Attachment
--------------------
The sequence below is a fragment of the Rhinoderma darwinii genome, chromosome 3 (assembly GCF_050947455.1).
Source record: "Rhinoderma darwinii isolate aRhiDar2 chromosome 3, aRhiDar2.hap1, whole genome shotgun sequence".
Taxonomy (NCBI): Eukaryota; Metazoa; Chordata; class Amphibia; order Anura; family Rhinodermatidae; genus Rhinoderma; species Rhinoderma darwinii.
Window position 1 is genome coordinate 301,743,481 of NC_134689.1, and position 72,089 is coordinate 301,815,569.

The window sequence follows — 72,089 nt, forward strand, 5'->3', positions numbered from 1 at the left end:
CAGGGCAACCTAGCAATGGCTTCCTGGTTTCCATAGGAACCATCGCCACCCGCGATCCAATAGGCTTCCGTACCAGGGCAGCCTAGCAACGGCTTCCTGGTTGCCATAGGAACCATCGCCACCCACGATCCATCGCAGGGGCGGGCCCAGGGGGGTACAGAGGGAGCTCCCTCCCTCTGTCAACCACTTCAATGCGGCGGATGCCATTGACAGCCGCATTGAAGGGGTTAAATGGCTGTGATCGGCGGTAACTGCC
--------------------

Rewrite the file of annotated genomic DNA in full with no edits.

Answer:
The sequence below is a fragment of the Rhinoderma darwinii genome, chromosome 3 (assembly GCF_050947455.1).
Source record: "Rhinoderma darwinii isolate aRhiDar2 chromosome 3, aRhiDar2.hap1, whole genome shotgun sequence".
Taxonomy (NCBI): Eukaryota; Metazoa; Chordata; class Amphibia; order Anura; family Rhinodermatidae; genus Rhinoderma; species Rhinoderma darwinii.
Window position 1 is genome coordinate 301,743,481 of NC_134689.1, and position 72,089 is coordinate 301,815,569.

The window sequence follows — 72,089 nt, forward strand, 5'->3', positions numbered from 1 at the left end:
CAGGGCAACCTAGCAATGGCTTCCTGGTTTCCATAGGAACCATCGCCACCCGCGATCCAATAGGCTTCCGTACCAGGGCAGCCTAGCAACGGCTTCCTGGTTGCCATAGGAACCATCGCCACCCACGATCCATCGCAGGGGCGGGCCCAGGGGGGTACAGAGGGAGCTCCCTCCCTCTGTCAACCACTTCAATGCGGCGGATGCCATTGACAGCCGCATTGAAGGGGTTAAATGGCTGTGATCGGCGGTAACTGCC